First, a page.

Using fire to manipulate thin rods of glass, artist Emily Williams creates delicate sculptures of organic life forms like coral, seaweed, and jellyfish. Fragile fronds, veins, and tentacles appear to ripple when cast under light, as if each plant and creature were made of the very ocean they were inspired by. Looking at the artist’s work, it’s amazing to think of the meticulous effort that went into shaping rigid rods into incredibly complex webs of glass.
From an early age, Williams has been fascinated by art, science, and natural history, thanks in part to the influence of her family. These passions morphed into a long career as an artist engaged in shaping physical forms using a variety of media like cast metal, cast glass, welding, and more. As her ideas and craft evolved, Williams fell in love with flameworking glass using a hand torch, which allows her to work through her concepts quickly. Her current glass sculptures of complex sea life forms are influenced by 19th century scientific illustration and scientific glass models.
We were able to ask Williams a few questions about her inspiration and creative process. Be sure to read that exclusive interview below.
Above: Glass Seaweed, 2014, Flameworked borosilicate glass, 20″ x 20″ x 20″
Glass Seaweed detail
How do your passions for art, science, and nature feed into each other?
As a child growing up, art, science, and nature were completely commingled. From as early as I can remember, I watched my father paint, sculpt, and design. But he was also a doctor, so I was constantly exposed to medical science. A lot of the old medical textbooks fascinated me, especially pictures of rare or advanced stages of disease. Medical instruments were often left on the kitchen table. It was a strange and wonderful childhood! My maternal grandparents were conservationists and loved the outdoors. We often went to hike and stay with them at their mountain property in West Virginia. I learned a lot about the natural world and the animal kingdom from my grandmother. On our outings, she often collected all sorts of road kill for the Smithsonian, where she was a docent.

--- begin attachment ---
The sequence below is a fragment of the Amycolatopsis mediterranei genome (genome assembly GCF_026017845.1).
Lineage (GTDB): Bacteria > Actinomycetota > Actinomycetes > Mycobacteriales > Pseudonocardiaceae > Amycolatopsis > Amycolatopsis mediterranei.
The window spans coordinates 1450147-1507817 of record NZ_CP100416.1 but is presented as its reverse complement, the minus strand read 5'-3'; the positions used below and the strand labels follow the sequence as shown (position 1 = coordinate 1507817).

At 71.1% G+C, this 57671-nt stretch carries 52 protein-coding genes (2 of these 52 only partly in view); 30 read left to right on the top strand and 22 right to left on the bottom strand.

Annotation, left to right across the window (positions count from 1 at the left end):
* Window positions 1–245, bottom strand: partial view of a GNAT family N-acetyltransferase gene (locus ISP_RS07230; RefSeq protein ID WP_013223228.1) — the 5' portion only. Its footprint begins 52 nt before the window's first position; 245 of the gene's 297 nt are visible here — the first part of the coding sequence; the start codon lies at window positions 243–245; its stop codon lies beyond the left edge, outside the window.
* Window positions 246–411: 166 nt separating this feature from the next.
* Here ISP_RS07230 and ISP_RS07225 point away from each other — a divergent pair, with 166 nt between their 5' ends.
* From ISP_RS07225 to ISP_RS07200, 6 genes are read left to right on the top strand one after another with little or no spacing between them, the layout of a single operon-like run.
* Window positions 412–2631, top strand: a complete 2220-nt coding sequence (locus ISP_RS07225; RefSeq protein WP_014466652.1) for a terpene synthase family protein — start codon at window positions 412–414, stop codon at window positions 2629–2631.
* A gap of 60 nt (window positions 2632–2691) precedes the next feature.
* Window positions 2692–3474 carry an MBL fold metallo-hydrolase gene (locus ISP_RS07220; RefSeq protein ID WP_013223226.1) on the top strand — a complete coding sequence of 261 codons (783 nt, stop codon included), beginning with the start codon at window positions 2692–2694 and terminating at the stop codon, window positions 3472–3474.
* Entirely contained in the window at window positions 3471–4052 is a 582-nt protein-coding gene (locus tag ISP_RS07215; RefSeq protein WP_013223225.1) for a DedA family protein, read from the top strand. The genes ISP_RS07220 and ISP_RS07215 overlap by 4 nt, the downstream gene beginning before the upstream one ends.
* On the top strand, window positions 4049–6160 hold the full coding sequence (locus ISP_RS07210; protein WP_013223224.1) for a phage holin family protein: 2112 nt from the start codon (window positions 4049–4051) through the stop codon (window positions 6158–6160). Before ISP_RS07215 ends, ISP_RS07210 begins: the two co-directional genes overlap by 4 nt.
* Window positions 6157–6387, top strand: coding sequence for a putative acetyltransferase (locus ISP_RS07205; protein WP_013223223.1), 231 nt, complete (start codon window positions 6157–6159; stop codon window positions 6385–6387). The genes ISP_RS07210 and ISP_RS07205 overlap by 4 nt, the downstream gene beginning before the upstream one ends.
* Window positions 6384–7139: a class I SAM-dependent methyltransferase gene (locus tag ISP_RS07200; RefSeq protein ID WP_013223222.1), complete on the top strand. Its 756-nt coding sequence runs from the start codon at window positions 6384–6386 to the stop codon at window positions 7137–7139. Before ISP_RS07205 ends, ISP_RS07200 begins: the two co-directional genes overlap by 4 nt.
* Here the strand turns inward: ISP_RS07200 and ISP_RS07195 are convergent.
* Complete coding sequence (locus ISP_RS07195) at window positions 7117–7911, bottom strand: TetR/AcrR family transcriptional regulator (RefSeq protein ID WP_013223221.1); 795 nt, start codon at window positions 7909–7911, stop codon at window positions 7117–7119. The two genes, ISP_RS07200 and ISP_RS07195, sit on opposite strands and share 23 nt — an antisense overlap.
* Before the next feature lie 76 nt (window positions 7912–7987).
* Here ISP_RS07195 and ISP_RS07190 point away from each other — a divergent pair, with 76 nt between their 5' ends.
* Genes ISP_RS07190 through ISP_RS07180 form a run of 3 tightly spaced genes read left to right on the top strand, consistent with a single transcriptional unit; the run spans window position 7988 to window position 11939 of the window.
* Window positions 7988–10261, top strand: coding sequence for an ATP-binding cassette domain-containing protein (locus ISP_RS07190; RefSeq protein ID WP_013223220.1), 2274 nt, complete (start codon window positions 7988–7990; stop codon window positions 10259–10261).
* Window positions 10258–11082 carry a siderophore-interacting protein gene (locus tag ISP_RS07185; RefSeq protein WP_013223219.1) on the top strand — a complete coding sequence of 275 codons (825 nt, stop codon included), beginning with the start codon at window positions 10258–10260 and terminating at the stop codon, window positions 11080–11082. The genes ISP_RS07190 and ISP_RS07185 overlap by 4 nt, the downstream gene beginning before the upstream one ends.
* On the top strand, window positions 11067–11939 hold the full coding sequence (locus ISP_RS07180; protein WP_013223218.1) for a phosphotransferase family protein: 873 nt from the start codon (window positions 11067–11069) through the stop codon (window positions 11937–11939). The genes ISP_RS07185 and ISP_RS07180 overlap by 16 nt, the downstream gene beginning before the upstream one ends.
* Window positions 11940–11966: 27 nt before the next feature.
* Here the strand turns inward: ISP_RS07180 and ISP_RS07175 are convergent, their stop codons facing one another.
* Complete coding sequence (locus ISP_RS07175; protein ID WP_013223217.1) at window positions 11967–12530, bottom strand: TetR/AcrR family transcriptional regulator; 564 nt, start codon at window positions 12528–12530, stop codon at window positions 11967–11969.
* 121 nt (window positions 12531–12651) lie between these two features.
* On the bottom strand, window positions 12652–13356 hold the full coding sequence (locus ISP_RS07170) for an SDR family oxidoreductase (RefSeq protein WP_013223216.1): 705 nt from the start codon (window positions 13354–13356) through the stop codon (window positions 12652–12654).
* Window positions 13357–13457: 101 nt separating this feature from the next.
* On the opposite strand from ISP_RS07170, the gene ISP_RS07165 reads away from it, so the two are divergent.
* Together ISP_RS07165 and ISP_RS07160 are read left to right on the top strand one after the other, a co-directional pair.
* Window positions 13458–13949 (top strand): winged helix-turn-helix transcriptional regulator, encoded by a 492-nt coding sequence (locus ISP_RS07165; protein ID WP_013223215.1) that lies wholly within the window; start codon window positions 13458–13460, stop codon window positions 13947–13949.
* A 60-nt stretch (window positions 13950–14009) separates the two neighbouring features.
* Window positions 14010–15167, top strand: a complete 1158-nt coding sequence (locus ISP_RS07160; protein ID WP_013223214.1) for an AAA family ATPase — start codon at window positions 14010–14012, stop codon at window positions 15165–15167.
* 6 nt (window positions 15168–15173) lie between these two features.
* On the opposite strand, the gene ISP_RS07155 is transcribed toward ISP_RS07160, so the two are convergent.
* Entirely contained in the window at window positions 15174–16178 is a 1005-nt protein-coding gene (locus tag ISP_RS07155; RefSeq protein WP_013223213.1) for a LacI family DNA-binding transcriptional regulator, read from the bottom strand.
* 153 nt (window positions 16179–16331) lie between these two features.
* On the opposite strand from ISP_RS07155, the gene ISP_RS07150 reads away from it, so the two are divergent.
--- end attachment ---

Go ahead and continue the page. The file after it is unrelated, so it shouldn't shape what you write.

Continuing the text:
I was wired early on to make the connections between visual art, science, and the natural world. For many years, I worked primarily in the figure. I was fascinated by anatomy and the human nervous system. Three years ago, when I started flameworking glass, I began with a sculpture called Spun Head. I had been working on a series of really large head drawings for several years prior to that. I created the head using thin 3 mm strands of glass. I was compelled to create a 3-dimensional glass drawing of a head. I layered the line in webs slowly from the center outward. The sculpture epitomizes my mental and physical transition into flameworked glass!
Nest, 2013, Flameworked borosilicate glass, 15″ x 20″ x 20″
Coral Skeleton, 2013, Flameworked borosilicate glass, 20″ x 22″ x 10″
What is it about glass that draws you to the material?
What initially drove me to work in flameworked glass was to gain a direct sense of immediacy in my creative process. I wanted the ability to spontaneously build sculptural form in glass using the hand torch. Since I had already worked with metal hand torches for decades, I had ideas about what was possible. I love the luminous glow that is emitted from the glass. When I layer up a lot of clear glass line into a sculptural form, the piece seems to generate its own light source. Combine this with the constant use of the torch flame and you have a very hypnotic process.
I remember reading an article back a while ago in the Glass Art Society Digest. In this delightful article, the woman writer referred to glass as a “metaphor slut.” I thought that was the funniest article I have ever read about glass as material. Glass is very metaphorical to me because of its inherent, fragile qualities. But isn’t that the same quality that draws people to it? It is a sort of fatal attraction. Building different reef life forms such as coral out of glass has never made more sense to me than in this day and age. Many coral reefs globally are in great decline. This is a trend that could lead to a massive extinction of coral reefs in the next 25 years. I think a lot of people understand the metaphorical qualities of glass instantly when they view my work.
Jellyfish, 2013, Flameworked borosilicate glass, 15″ x 14″ x 14″
What inspired you to choose subject matter like seaweed, coral, and jellyfish?
In these ocean life forms, I was interested in creating different patterns and movement. With the jellyfish and the seaweed sculptures, I wanted to capture the sensation of water as an invisible force. The jellyfish seems to glide off in a particular direction. In the seaweed sculpture, I moved into a wholly dimensional form where each branch arises from the base of the sculpture. The seaweed fronds appear to rise and sway in multiple directions.